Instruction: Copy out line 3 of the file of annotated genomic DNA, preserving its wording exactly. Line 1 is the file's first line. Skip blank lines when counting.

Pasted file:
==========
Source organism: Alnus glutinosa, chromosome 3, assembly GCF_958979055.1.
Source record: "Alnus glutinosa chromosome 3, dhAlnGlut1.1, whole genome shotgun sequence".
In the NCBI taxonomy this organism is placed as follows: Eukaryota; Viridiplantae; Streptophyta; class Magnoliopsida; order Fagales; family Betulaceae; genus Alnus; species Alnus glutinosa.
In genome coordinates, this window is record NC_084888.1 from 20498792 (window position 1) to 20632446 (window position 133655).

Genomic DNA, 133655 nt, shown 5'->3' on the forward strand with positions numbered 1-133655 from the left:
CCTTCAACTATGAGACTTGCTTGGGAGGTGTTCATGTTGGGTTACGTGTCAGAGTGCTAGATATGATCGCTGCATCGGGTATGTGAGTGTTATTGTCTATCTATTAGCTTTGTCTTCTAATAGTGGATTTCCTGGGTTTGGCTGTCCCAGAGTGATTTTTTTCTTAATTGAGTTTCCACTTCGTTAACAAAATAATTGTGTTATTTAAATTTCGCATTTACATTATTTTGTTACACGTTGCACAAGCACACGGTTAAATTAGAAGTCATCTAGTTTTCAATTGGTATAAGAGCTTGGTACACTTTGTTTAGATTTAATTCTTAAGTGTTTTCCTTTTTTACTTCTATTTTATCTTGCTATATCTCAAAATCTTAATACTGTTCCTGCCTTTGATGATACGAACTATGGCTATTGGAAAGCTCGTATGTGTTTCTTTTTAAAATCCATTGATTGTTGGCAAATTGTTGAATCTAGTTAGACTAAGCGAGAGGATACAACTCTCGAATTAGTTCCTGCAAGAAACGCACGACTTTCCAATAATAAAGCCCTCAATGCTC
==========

In the NCBI taxonomy this organism is placed as follows: Eukaryota; Viridiplantae; Streptophyta; class Magnoliopsida; order Fagales; family Betulaceae; genus Alnus; species Alnus glutinosa.